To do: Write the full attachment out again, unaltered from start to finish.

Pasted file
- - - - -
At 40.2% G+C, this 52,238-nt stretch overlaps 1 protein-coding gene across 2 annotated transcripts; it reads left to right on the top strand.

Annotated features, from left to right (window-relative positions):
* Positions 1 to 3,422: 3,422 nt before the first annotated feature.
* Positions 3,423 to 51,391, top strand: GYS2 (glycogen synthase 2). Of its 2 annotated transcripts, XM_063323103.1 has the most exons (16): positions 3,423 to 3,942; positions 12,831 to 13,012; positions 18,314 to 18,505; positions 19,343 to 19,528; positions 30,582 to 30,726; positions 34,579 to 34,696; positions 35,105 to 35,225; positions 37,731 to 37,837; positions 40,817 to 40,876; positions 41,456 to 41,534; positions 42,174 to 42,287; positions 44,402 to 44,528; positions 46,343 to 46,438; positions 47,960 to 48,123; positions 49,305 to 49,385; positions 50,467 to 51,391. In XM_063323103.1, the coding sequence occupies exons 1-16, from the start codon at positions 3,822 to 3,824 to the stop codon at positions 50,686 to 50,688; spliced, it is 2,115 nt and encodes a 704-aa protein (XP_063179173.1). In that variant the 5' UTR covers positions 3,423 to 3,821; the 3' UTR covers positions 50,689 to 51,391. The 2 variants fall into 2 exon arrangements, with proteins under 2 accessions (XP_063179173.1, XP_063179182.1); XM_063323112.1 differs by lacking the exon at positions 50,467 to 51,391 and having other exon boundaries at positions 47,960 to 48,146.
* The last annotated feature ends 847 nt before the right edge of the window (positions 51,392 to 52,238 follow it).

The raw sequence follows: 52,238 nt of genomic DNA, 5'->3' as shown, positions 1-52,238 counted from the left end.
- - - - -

At 40.2% G+C, this 52,238-nt stretch overlaps 1 protein-coding gene across 2 annotated transcripts; it reads left to right on the top strand.

Annotated features, from left to right (window-relative positions):
* Positions 1 to 3,422: 3,422 nt before the first annotated feature.
* Positions 3,423 to 51,391, top strand: GYS2 (glycogen synthase 2). Of its 2 annotated transcripts, XM_063323103.1 has the most exons (16): positions 3,423 to 3,942; positions 12,831 to 13,012; positions 18,314 to 18,505; positions 19,343 to 19,528; positions 30,582 to 30,726; positions 34,579 to 34,696; positions 35,105 to 35,225; positions 37,731 to 37,837; positions 40,817 to 40,876; positions 41,456 to 41,534; positions 42,174 to 42,287; positions 44,402 to 44,528; positions 46,343 to 46,438; positions 47,960 to 48,123; positions 49,305 to 49,385; positions 50,467 to 51,391. In XM_063323103.1, the coding sequence occupies exons 1-16, from the start codon at positions 3,822 to 3,824 to the stop codon at positions 50,686 to 50,688; spliced, it is 2,115 nt and encodes a 704-aa protein (XP_063179173.1). In that variant the 5' UTR covers positions 3,423 to 3,821; the 3' UTR covers positions 50,689 to 51,391. The 2 variants fall into 2 exon arrangements, with proteins under 2 accessions (XP_063179173.1, XP_063179182.1); XM_063323112.1 differs by lacking the exon at positions 50,467 to 51,391 and having other exon boundaries at positions 47,960 to 48,146.
* The last annotated feature ends 847 nt before the right edge of the window (positions 51,392 to 52,238 follow it).

The raw sequence follows: 52,238 nt of genomic DNA, 5'->3' as shown, positions 1-52,238 counted from the left end.